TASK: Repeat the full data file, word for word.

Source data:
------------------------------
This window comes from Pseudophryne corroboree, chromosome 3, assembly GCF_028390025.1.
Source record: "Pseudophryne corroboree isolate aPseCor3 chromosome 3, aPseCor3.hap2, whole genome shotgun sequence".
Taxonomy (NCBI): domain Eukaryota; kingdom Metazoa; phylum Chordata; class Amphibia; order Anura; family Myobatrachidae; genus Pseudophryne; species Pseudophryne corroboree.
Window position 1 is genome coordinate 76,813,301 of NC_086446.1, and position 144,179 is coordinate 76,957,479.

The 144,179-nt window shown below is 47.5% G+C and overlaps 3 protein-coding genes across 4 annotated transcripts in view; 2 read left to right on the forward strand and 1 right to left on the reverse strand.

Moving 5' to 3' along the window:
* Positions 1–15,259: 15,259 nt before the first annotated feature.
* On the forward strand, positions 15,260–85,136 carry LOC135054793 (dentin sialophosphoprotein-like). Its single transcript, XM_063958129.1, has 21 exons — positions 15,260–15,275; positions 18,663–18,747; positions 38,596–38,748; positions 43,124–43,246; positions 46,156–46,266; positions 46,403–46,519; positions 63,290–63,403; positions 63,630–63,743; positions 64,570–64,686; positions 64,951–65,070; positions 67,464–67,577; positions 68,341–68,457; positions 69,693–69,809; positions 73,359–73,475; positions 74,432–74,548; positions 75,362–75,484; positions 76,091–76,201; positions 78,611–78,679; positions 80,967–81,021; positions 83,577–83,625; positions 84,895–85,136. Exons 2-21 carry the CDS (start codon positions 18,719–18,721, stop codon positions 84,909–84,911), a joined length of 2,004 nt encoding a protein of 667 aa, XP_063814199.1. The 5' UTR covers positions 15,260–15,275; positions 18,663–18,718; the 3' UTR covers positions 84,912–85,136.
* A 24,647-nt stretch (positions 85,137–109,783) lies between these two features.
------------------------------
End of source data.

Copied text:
This window comes from Pseudophryne corroboree, chromosome 3, assembly GCF_028390025.1.
Source record: "Pseudophryne corroboree isolate aPseCor3 chromosome 3, aPseCor3.hap2, whole genome shotgun sequence".
Taxonomy (NCBI): domain Eukaryota; kingdom Metazoa; phylum Chordata; class Amphibia; order Anura; family Myobatrachidae; genus Pseudophryne; species Pseudophryne corroboree.
Window position 1 is genome coordinate 76,813,301 of NC_086446.1, and position 144,179 is coordinate 76,957,479.

The 144,179-nt window shown below is 47.5% G+C and overlaps 3 protein-coding genes across 4 annotated transcripts in view; 2 read left to right on the forward strand and 1 right to left on the reverse strand.

Moving 5' to 3' along the window:
* Positions 1–15,259: 15,259 nt before the first annotated feature.
* On the forward strand, positions 15,260–85,136 carry LOC135054793 (dentin sialophosphoprotein-like). Its single transcript, XM_063958129.1, has 21 exons — positions 15,260–15,275; positions 18,663–18,747; positions 38,596–38,748; positions 43,124–43,246; positions 46,156–46,266; positions 46,403–46,519; positions 63,290–63,403; positions 63,630–63,743; positions 64,570–64,686; positions 64,951–65,070; positions 67,464–67,577; positions 68,341–68,457; positions 69,693–69,809; positions 73,359–73,475; positions 74,432–74,548; positions 75,362–75,484; positions 76,091–76,201; positions 78,611–78,679; positions 80,967–81,021; positions 83,577–83,625; positions 84,895–85,136. Exons 2-21 carry the CDS (start codon positions 18,719–18,721, stop codon positions 84,909–84,911), a joined length of 2,004 nt encoding a protein of 667 aa, XP_063814199.1. The 5' UTR covers positions 15,260–15,275; positions 18,663–18,718; the 3' UTR covers positions 84,912–85,136.
* A 24,647-nt stretch (positions 85,137–109,783) lies between these two features.